Medication Management Frequently Asked Questions
- Are expired drugs safe to take?
While there are varying degrees of danger involved, you should not take medication past the expiration date. Expiration dates mark the last day the manufacturer guarantees full potency and safety for a certain medication. Injectable drugs in particular should be discarded if the liquid looks cloudy or has discoloration.
- What is a generic drug?
A generic medication has the same active ingredient and operates the same way as a brand-name drug. The only difference is that generic drugs are manufactured by a different company than name-brand drugs which often makes them less expensive. The FDA must approve generics so they are just as safe and high-quality as name-brand drugs. Prescription bottle labels will denote that a drug is generic and what the name-brand drug is called.
- How do I figure out interactions between over-the-counter (OTC) medications and my prescription drugs?
Most over-the-counter drugs do not have harmful interactions with prescription medications. However, always make sure to check all of the warnings on both the over-the-counter medication label and the prescription medication label to make sure there are no adverse interactions. You may also consult your doctor or pharmacist.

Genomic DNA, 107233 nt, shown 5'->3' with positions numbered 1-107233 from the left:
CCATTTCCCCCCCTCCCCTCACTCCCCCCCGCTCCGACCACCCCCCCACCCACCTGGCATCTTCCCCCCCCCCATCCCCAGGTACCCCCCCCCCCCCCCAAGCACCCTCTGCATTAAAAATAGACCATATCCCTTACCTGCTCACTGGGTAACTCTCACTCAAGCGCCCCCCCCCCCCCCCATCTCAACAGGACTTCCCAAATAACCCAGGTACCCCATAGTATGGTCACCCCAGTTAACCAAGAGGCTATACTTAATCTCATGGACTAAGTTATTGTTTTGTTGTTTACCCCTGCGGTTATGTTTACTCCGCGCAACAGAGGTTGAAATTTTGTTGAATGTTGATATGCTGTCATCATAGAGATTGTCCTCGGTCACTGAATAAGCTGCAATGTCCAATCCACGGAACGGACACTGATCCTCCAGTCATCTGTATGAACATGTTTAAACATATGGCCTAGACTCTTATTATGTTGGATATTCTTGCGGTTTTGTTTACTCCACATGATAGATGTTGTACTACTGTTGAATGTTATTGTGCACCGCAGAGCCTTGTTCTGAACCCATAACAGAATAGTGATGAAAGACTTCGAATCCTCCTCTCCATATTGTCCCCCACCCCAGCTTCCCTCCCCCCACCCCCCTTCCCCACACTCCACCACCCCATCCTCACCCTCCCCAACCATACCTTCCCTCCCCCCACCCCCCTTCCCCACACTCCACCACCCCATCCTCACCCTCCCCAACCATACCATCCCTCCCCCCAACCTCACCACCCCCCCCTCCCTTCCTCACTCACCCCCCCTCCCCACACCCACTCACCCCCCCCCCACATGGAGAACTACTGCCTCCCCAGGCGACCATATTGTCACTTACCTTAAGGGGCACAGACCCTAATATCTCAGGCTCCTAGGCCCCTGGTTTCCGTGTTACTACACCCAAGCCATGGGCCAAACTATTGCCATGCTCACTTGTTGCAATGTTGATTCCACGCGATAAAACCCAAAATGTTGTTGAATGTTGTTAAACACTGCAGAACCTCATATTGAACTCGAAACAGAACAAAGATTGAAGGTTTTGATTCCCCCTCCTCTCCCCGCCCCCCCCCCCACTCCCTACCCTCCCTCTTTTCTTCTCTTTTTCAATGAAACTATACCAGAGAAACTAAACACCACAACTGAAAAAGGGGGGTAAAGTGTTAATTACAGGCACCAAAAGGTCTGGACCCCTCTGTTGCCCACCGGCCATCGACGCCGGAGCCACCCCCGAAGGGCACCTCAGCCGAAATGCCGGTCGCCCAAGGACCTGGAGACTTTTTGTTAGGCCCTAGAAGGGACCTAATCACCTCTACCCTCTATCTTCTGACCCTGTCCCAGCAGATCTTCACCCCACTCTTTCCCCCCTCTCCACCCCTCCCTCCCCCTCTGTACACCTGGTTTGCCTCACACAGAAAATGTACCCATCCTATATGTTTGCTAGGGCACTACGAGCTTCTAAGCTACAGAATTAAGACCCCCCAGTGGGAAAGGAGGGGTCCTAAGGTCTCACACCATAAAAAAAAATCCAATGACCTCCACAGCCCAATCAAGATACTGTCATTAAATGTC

- Can I still drink grapefruit juice with my medication?
Grapefruit juice can impact how certain medications work. Medications for high blood pressure and arrhythmias are especially affected by grapefruit juice. Talk to your doctor and check prescription labels to figure out if your medications negatively interact with grapefruit juice.
- Can I dispose of all my unused medications in a prescription disposal drop-box?
Needles, asthma inhalers, mercury thermometers, illicit drugs, and medications that contain iodine may not be disposed of in drop-boxes.